St Anthony Mary Claret
Bishop Confessor (1807-1870)
Saint Of the day October 24
Born the son of a small woollen manufacturer in Catalonia, Spain, on 23 December 1807 St Anthony started life as a weaver before studying for the secular priesthood. Ordained priest in 1835, he engaged principally in missionary work throughout his home-state and for a time in the Canary Islands, laying great emphasis on the Eucharist and devotion to the Immaculate Heart of Mary; his work on behalf of the poor was especially noteworthy. In 1849 a group of like-minded priests was formed by him into the “Missionary Sons of the Immaculate Heart of Mary”, the Claretians.
In 1851 he was made Archbishop of Santiago in Cuba, and during his six years there reformed the seminary and improved clerical discipline; and on his many local missions throughout his diocese validated thousands of marriages. Keenly conscious of the importance and need to create material conditions favourable for a good Christian family life, he fostered sound farming methods and credit unions among the poor.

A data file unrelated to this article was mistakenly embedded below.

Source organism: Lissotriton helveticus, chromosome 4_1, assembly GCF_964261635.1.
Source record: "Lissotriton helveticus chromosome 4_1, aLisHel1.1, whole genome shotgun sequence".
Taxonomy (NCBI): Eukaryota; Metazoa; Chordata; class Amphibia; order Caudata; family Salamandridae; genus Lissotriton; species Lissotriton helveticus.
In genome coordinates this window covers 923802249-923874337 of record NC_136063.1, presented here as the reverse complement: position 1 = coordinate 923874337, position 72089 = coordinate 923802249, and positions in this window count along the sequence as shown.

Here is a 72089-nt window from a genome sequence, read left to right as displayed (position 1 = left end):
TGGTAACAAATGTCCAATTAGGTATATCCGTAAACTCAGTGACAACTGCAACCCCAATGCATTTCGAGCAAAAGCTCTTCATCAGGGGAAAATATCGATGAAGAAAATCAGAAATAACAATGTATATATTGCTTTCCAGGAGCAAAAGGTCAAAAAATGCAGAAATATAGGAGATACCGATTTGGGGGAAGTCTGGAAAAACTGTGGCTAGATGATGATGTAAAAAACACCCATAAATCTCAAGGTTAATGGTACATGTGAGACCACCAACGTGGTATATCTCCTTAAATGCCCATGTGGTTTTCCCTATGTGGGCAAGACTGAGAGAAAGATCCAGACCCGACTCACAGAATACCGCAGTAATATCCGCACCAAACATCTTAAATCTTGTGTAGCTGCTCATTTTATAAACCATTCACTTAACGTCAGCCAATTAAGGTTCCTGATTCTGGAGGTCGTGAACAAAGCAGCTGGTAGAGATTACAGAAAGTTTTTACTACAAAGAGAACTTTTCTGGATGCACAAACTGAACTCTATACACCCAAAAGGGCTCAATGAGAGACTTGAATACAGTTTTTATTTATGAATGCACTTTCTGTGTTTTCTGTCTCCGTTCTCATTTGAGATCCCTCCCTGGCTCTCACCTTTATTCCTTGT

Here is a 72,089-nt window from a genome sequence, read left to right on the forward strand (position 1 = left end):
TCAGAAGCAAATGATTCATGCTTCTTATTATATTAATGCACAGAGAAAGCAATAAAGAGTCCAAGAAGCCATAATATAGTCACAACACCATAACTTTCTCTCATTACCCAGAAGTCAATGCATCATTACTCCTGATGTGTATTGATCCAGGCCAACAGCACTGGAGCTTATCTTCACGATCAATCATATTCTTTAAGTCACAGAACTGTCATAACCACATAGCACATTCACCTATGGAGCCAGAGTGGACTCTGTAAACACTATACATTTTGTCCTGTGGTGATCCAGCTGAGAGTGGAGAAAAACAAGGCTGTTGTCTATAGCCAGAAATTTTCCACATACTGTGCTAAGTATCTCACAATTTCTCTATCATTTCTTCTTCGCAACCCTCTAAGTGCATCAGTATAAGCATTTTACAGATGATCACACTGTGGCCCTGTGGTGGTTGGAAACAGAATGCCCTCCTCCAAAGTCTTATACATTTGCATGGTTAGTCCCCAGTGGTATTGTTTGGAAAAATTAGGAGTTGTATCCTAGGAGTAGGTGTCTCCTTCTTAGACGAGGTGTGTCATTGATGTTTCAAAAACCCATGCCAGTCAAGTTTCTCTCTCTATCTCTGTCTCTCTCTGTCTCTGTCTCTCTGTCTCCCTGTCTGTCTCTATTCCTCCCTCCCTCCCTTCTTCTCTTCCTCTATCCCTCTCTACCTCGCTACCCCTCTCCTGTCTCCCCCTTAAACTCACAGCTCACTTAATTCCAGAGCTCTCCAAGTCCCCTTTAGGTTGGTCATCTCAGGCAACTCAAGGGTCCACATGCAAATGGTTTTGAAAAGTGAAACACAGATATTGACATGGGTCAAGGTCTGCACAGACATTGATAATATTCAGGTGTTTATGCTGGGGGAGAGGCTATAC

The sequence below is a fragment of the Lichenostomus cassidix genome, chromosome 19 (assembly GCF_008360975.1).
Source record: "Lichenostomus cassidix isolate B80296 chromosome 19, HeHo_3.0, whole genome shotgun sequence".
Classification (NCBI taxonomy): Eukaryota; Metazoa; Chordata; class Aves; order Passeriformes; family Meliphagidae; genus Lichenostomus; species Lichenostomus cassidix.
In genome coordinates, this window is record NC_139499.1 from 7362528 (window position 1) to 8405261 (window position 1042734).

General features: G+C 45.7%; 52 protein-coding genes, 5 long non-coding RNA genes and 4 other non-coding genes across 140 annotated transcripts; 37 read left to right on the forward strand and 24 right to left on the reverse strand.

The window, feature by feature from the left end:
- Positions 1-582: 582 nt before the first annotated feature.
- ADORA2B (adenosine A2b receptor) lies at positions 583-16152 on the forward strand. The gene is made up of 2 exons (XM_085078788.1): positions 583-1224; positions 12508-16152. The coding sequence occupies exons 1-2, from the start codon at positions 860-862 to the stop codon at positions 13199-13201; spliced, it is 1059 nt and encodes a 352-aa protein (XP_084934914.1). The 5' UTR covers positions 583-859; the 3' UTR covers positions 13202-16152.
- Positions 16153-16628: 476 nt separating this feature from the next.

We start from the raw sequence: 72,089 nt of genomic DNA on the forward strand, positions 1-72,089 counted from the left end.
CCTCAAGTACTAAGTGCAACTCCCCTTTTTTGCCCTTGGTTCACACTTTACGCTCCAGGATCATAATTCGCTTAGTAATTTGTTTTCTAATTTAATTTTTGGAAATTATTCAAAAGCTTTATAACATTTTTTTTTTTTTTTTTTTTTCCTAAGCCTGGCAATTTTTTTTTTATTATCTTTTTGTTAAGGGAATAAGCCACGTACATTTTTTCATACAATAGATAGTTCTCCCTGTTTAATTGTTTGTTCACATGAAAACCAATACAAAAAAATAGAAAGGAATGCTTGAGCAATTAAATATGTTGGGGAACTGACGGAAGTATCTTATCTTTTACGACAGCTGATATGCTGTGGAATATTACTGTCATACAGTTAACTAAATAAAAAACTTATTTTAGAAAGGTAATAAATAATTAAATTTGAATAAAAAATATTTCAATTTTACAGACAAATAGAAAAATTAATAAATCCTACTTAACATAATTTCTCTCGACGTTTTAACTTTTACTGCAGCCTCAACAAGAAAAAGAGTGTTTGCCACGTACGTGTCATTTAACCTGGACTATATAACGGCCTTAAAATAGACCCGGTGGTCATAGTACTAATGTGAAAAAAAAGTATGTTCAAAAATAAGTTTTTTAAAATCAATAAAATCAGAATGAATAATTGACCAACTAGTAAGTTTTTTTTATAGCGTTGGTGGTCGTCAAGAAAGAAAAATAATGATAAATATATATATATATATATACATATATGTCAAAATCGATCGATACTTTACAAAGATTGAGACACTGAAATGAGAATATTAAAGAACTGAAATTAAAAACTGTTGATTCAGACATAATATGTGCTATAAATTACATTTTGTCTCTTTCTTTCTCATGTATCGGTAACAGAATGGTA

Recalled to Spain in 1857 to become, much against his wishes, the confessor of Queen Isabella II, he was exiled with her by the revolution of 1868. His apostolic successes so inflamed the hate of anti-clerical politicians in Spain and in Cuba that many attempts were made on his life.
A firm believer in a strong Catholic Press, he founded the great Religious Publishing House at Barcelona, which is famous for issuing millions of low-priced copies of the best Catholic works of ancient and modern times, including over 130 works from his own pen.
At Vatican Council I, on 31 May 1870, he spoke powerfully in defence of Papal infallibility. Claret died on 24 October 1870 at the Cistercian monastery of Fontfroide, France. His heart was found to have remained incorrupt at the time of the translation of his relics in 1897. He was beatified by Pope Pius XI on 25 February 1934 and canonized on 7 May 1950 by Pope Pius XII.